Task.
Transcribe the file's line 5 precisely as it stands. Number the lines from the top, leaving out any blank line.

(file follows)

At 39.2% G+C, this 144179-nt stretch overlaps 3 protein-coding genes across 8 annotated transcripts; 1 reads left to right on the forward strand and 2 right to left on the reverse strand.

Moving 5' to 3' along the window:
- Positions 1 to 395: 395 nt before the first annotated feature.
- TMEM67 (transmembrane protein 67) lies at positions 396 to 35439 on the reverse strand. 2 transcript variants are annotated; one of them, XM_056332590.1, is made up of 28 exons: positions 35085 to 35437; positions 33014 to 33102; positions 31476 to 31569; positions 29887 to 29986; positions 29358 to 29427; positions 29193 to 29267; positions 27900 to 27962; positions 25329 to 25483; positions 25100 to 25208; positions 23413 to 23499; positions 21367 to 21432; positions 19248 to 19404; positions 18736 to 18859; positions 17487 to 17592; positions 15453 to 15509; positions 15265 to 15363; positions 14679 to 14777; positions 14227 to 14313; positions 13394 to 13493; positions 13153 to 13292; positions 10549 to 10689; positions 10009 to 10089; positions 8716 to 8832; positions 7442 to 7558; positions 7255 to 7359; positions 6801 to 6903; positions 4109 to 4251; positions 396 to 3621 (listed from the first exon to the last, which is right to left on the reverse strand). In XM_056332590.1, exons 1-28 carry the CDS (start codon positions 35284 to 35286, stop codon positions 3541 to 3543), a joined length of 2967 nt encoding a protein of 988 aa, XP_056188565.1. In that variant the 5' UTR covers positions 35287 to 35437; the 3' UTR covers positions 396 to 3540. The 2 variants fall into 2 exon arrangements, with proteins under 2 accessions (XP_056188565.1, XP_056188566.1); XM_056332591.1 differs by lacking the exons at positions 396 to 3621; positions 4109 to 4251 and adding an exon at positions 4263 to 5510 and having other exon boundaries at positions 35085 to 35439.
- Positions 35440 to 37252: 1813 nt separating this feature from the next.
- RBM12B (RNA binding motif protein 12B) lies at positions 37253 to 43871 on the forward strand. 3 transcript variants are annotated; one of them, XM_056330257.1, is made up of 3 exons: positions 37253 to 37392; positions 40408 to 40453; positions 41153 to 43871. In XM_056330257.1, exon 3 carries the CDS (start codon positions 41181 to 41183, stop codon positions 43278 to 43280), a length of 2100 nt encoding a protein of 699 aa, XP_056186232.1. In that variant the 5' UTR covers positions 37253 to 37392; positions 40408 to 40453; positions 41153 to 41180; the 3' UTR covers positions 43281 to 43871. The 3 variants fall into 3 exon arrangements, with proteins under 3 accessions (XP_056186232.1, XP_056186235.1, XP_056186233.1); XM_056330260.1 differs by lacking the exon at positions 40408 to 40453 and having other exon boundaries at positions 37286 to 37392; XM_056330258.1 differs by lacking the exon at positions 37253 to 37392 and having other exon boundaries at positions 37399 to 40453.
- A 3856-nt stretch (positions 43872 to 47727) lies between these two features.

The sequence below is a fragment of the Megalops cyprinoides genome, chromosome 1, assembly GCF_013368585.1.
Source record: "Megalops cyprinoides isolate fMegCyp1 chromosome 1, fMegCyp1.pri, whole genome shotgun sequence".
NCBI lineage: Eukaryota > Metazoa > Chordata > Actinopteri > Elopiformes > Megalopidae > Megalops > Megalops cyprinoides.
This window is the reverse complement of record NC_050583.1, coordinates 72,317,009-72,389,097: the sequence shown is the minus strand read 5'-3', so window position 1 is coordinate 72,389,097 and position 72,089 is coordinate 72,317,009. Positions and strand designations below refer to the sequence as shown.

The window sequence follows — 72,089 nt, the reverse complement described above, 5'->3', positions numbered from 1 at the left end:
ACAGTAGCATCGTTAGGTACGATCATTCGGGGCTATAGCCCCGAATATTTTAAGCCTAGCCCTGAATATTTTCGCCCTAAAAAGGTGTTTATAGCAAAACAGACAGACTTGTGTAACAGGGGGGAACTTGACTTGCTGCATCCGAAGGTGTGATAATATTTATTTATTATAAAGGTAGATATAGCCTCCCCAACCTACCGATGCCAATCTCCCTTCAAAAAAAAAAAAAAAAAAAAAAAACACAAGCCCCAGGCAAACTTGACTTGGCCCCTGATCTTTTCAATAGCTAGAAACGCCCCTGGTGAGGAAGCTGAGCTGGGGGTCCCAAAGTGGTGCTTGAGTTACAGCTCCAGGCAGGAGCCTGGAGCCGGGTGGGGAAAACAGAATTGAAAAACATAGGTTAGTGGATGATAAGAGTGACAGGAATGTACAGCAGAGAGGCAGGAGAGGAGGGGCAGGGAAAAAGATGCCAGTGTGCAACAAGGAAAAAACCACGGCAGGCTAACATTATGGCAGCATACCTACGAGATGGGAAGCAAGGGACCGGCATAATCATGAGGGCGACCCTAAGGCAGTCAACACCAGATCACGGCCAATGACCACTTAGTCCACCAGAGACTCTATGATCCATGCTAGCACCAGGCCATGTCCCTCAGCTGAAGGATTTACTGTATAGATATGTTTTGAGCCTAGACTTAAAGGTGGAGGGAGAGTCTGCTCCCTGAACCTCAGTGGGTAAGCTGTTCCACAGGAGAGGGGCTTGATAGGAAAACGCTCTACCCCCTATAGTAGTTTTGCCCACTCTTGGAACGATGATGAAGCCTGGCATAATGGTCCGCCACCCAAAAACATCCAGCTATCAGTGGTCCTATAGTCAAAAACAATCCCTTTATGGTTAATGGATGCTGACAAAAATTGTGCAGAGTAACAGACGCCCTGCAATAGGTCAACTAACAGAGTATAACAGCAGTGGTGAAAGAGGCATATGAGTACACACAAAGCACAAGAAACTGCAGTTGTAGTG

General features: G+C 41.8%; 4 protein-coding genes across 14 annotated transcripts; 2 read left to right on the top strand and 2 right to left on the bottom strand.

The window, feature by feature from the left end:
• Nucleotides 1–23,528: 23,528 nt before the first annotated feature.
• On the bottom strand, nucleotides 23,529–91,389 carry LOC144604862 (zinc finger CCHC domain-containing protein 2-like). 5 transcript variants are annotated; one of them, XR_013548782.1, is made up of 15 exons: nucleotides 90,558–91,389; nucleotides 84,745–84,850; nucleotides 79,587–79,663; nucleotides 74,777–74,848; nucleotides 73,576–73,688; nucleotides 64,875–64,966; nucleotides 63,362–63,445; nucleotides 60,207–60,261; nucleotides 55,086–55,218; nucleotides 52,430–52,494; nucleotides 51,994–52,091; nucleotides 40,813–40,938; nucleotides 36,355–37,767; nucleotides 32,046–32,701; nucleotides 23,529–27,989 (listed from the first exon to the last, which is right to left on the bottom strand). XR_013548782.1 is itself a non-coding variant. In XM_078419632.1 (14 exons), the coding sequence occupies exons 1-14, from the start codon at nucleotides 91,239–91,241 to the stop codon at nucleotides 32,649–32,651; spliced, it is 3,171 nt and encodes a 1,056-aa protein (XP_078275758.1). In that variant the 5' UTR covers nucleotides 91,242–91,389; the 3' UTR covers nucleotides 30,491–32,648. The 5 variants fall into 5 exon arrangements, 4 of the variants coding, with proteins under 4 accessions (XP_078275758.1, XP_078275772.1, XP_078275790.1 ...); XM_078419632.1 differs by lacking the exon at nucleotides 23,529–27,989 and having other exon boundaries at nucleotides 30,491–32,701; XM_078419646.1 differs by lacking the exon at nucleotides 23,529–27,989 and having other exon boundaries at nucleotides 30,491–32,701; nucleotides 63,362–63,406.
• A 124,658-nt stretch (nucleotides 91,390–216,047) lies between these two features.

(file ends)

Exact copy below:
- Positions 35440 to 37252: 1813 nt separating this feature from the next.